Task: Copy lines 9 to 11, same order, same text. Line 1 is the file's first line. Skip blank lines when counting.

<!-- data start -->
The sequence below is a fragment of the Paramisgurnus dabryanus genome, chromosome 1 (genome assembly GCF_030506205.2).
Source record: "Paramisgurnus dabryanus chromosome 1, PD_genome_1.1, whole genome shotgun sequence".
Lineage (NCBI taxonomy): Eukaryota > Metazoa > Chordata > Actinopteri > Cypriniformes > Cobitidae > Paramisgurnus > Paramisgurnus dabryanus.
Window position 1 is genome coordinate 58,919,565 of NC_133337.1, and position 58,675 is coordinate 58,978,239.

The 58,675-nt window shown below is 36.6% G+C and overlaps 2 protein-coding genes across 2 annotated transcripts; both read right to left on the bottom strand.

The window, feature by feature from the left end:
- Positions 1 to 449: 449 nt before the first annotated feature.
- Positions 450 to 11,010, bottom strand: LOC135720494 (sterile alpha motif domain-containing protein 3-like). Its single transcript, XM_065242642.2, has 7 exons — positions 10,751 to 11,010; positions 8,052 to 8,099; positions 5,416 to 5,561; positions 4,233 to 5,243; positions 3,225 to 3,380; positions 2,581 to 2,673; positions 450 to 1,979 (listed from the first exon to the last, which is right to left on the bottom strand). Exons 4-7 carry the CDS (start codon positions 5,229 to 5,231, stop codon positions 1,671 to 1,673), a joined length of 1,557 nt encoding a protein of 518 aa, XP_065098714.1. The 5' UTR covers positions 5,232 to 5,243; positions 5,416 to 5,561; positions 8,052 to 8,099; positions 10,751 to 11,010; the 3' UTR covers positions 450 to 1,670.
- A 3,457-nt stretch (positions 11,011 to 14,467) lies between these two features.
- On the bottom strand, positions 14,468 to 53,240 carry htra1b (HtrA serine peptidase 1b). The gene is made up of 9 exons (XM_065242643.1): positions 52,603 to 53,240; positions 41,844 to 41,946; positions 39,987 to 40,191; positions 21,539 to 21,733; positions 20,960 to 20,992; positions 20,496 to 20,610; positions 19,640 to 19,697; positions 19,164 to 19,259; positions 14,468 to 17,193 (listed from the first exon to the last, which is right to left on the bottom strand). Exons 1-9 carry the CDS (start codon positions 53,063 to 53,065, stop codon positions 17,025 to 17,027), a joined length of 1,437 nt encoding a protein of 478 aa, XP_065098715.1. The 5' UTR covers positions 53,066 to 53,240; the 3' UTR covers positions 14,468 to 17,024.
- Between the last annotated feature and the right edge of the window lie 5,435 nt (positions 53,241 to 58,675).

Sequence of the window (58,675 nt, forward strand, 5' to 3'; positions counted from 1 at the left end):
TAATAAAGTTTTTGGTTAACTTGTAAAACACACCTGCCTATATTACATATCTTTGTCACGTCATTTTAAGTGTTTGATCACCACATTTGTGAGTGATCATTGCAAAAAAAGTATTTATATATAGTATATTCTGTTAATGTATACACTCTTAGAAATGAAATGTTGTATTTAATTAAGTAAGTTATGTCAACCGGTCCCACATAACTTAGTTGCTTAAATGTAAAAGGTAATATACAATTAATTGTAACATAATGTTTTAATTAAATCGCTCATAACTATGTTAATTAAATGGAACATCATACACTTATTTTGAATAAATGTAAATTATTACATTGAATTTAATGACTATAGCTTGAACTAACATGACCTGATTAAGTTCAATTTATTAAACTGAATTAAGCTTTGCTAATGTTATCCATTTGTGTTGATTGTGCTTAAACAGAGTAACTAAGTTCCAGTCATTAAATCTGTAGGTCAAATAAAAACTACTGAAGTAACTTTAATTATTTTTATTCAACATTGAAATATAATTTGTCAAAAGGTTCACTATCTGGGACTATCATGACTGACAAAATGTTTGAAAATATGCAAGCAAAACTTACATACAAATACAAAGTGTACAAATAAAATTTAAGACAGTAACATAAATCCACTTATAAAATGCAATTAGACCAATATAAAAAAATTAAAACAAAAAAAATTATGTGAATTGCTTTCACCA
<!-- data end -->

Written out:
- A 3,457-nt stretch (positions 11,011 to 14,467) lies between these two features.
- On the bottom strand, positions 14,468 to 53,240 carry htra1b (HtrA serine peptidase 1b). The gene is made up of 9 exons (XM_065242643.1): positions 52,603 to 53,240; positions 41,844 to 41,946; positions 39,987 to 40,191; positions 21,539 to 21,733; positions 20,960 to 20,992; positions 20,496 to 20,610; positions 19,640 to 19,697; positions 19,164 to 19,259; positions 14,468 to 17,193 (listed from the first exon to the last, which is right to left on the bottom strand). Exons 1-9 carry the CDS (start codon positions 53,063 to 53,065, stop codon positions 17,025 to 17,027), a joined length of 1,437 nt encoding a protein of 478 aa, XP_065098715.1. The 5' UTR covers positions 53,066 to 53,240; the 3' UTR covers positions 14,468 to 17,024.
- Between the last annotated feature and the right edge of the window lie 5,435 nt (positions 53,241 to 58,675).